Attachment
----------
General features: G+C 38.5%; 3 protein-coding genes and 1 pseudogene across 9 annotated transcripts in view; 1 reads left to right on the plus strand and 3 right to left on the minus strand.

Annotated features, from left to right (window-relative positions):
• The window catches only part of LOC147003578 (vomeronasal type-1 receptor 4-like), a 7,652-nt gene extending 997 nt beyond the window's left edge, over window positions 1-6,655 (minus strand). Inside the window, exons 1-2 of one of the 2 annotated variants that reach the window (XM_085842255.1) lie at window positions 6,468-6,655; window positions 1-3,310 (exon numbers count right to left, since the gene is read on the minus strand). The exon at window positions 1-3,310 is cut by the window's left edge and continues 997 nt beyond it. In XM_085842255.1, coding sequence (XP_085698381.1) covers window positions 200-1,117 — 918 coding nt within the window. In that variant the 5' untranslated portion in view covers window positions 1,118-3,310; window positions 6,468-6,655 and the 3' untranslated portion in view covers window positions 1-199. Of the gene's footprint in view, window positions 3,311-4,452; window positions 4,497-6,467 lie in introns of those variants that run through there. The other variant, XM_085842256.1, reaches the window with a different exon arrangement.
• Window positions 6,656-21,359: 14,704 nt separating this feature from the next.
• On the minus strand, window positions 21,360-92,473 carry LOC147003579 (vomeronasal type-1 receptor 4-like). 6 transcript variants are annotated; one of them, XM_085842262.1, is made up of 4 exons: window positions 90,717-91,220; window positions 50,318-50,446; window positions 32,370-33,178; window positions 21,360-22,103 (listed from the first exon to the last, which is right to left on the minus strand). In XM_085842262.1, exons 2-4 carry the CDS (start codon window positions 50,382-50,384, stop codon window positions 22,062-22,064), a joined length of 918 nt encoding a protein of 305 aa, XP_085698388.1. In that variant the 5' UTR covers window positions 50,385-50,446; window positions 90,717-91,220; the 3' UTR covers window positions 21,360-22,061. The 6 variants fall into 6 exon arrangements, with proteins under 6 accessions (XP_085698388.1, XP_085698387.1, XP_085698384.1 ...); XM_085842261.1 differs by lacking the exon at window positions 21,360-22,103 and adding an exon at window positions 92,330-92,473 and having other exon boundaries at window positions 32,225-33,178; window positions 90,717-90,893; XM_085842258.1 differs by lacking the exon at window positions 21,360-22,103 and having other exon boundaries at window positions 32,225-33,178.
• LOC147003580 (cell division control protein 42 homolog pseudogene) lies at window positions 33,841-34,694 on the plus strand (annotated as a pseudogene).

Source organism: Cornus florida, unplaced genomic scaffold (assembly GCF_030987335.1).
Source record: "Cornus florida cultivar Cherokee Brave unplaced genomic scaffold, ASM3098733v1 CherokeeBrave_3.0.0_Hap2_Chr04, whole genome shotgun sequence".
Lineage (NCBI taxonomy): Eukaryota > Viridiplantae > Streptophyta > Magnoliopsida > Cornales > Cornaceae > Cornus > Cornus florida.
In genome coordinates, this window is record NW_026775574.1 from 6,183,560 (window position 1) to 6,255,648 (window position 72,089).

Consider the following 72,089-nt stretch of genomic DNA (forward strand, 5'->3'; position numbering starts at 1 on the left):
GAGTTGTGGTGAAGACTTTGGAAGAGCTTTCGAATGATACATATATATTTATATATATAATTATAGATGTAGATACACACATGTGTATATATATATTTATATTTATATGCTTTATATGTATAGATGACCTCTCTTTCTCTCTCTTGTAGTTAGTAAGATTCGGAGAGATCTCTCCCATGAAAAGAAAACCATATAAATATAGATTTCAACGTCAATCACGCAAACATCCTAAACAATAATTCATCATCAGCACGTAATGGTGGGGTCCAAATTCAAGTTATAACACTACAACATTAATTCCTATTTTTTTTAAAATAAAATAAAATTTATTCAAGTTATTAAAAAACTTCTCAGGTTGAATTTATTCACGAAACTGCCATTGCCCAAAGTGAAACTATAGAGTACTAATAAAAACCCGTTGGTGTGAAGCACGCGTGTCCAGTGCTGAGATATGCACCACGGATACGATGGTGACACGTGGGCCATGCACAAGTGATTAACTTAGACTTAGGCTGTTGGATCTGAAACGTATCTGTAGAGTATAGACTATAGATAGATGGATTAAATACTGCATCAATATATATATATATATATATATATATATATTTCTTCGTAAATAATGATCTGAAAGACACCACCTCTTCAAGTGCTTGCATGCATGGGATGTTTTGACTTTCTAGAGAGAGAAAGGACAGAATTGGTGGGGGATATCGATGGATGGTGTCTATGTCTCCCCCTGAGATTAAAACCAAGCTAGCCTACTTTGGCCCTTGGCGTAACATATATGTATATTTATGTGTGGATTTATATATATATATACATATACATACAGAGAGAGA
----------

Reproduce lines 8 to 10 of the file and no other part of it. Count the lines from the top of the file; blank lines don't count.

Source record: "Cornus florida cultivar Cherokee Brave unplaced genomic scaffold, ASM3098733v1 CherokeeBrave_3.0.0_Hap2_Chr04, whole genome shotgun sequence".
Lineage (NCBI taxonomy): Eukaryota > Viridiplantae > Streptophyta > Magnoliopsida > Cornales > Cornaceae > Cornus > Cornus florida.
In genome coordinates, this window is record NW_026775574.1 from 6,183,560 (window position 1) to 6,255,648 (window position 72,089).